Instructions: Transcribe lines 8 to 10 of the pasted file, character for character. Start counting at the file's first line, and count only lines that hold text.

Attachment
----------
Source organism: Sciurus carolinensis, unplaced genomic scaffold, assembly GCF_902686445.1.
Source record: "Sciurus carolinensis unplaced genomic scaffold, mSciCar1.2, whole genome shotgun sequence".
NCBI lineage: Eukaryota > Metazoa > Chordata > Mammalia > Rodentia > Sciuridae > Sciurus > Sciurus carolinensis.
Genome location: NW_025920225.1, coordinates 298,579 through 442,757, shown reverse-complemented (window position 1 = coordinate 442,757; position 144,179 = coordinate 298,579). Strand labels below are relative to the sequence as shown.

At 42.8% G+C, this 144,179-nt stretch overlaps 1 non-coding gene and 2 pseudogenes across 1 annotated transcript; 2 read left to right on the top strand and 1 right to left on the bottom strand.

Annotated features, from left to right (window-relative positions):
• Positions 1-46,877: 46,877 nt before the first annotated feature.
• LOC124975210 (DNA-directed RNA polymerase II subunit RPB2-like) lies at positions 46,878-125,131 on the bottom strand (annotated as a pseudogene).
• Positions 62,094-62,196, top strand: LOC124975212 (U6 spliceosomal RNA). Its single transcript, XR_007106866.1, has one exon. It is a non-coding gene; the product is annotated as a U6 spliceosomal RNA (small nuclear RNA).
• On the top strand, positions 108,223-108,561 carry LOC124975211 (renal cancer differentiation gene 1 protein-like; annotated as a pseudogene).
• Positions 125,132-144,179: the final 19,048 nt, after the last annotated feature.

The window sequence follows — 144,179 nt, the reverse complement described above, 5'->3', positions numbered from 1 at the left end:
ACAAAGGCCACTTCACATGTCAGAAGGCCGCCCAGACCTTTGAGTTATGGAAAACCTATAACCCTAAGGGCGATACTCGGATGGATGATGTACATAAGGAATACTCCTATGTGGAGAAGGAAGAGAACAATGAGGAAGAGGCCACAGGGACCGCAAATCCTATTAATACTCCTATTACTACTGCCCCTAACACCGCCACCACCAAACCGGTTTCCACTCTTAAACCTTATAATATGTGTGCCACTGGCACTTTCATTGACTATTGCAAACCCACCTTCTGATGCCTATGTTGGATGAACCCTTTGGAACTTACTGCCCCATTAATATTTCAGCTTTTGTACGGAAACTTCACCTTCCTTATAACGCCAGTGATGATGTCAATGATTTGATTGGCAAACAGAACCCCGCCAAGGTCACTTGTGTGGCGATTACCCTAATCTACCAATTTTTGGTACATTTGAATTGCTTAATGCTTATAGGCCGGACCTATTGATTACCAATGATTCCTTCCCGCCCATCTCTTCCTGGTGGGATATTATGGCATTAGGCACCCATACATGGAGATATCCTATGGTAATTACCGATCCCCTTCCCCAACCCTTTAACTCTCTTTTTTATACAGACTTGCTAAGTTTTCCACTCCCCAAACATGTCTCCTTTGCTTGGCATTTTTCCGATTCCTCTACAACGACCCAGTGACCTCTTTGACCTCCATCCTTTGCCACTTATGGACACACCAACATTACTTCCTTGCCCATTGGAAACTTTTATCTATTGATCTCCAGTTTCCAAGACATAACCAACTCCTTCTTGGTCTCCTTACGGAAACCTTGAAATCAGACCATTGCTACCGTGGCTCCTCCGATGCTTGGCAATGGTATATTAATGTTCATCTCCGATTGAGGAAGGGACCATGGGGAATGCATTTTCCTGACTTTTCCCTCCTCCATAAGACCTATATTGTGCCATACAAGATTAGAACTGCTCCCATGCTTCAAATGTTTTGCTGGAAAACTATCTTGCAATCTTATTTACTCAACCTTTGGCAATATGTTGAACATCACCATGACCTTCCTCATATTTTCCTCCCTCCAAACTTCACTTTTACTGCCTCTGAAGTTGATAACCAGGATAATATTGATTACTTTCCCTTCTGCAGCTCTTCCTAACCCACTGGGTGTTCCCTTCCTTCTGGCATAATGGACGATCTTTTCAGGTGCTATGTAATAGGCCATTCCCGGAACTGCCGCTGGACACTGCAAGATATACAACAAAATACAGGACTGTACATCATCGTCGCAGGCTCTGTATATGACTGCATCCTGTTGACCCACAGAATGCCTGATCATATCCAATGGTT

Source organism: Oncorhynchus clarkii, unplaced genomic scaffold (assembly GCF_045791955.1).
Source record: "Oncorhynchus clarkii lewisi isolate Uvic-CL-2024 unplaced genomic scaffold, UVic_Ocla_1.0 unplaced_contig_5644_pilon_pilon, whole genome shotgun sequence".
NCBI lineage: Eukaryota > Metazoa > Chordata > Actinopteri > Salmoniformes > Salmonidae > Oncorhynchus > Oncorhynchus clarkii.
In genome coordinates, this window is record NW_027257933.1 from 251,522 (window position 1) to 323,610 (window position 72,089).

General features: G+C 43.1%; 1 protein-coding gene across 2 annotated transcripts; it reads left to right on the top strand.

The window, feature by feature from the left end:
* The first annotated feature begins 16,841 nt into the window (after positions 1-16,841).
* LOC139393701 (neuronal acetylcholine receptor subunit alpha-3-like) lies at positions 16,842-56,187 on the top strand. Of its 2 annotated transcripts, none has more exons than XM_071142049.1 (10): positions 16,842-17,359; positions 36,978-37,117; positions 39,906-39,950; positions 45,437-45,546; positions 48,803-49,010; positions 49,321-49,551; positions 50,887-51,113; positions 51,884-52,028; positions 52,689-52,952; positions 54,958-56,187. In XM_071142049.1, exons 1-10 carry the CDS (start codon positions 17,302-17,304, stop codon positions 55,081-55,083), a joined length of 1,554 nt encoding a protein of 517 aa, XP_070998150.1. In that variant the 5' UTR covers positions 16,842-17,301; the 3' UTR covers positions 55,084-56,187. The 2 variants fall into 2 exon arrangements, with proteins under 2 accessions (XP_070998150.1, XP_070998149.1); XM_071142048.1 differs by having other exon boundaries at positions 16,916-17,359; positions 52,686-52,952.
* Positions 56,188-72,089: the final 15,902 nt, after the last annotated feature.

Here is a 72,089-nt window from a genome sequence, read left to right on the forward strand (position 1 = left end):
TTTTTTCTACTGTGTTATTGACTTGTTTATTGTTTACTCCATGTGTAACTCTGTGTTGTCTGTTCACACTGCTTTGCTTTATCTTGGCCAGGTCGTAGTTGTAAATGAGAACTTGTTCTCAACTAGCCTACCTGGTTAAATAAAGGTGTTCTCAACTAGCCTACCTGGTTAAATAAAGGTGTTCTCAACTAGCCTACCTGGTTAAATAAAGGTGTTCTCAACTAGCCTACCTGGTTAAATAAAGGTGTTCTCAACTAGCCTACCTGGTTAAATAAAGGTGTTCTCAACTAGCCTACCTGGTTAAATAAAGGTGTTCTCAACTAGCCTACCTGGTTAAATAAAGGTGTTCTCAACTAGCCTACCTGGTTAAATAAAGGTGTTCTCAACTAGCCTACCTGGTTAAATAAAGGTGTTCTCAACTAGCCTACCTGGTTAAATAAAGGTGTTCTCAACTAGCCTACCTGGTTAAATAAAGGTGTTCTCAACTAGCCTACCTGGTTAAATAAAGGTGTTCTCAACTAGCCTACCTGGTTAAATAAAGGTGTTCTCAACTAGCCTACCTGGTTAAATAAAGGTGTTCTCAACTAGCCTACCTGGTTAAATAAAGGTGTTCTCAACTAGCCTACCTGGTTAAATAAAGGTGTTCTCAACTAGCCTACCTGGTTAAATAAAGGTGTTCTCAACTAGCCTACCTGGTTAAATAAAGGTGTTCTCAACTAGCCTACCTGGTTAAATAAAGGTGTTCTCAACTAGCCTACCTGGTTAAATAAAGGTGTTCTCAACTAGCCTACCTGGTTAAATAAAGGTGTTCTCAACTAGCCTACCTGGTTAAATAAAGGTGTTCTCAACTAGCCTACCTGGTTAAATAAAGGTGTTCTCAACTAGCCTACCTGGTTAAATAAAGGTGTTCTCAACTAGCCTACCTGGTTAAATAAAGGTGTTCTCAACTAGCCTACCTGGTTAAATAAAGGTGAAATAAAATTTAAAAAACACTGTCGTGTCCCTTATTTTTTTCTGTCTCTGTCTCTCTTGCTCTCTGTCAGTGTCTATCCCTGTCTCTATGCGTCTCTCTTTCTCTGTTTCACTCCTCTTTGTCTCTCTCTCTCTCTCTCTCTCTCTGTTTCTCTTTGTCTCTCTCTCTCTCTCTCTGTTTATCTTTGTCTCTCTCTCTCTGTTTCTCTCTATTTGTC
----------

• LOC124975210 (DNA-directed RNA polymerase II subunit RPB2-like) lies at positions 46,878-125,131 on the bottom strand (annotated as a pseudogene).
• Positions 62,094-62,196, top strand: LOC124975212 (U6 spliceosomal RNA). Its single transcript, XR_007106866.1, has one exon. It is a non-coding gene; the product is annotated as a U6 spliceosomal RNA (small nuclear RNA).
• On the top strand, positions 108,223-108,561 carry LOC124975211 (renal cancer differentiation gene 1 protein-like; annotated as a pseudogene).